The twin explosions at Beirut's port on Tuesday were so powerful that the aftershocks reverberated as far as the Eastern Mediterranean island of Cyprus, 150 miles away. The specter of fire and smoke was such that many suggested on social media that Beirut had experienced a nuclear blast.

In the days ahead, more details will come to light about why a deadly cache of materials was haphazardly stashed at a port warehouse, and why Lebanon's government failed to secure the site. So, what comes next for crisis-ridden Lebanon?

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Jon Lieber, head of Eurasia Group's coverage of political and policy developments in Washington, shares insights on US politics:

What does it actually mean to cut $1 trillion from the Democrats' $3.5 trillion social spending bill?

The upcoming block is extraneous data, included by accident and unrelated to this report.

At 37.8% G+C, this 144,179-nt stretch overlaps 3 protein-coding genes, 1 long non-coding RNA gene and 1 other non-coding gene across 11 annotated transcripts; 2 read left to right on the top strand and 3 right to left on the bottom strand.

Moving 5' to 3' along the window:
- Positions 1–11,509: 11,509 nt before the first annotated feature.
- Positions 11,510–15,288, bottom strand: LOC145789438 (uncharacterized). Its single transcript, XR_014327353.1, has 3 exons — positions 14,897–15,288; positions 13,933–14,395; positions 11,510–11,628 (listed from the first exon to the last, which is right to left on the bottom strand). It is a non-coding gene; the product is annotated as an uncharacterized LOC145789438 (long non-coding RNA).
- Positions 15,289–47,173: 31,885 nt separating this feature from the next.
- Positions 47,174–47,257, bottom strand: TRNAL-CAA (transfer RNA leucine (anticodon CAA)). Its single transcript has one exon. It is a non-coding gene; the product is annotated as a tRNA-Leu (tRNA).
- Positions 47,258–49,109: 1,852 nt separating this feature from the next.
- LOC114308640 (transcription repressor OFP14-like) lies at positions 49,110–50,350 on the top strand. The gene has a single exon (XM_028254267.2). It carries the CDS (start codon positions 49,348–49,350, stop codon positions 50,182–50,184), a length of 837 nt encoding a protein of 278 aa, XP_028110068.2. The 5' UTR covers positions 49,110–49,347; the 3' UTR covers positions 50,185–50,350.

President Biden has proposed one of the most ambitious expansions of federal spending in recent memory. If he gets everything he wants, it would probably be the largest expansion of government since the Great Society, but he's not going to get everything he wants. Democrats have basically said they cannot do all $3.5 trillion in spending. They're probably going to end up around $2 trillion. So what gets cut? Well, we don't know yet. There's kind of two ways to go about this. They could either cut the number of programs that have been proposed, doing fewer things with more money on a permanent basis, or they could try to do more things, each program getting less money and potentially doing them on a temporary basis. So, a future Congress would have to extend it. What does this mean for you? Well, a lot of the money in here is designed to go directly to families, either in the form of cash payments, through the tax code, the Child Tax Credit and the Earned Income Tax Credit, or subsidies for things like child care, early childhood education, and community college. And if you cut these things back, it means less money is going to go out the door to the American people. It also means less tax increases to finance it. So the implications of what's being proposed could actually end up being a big deal for a lot of Americans who would qualify for benefits under these new programs.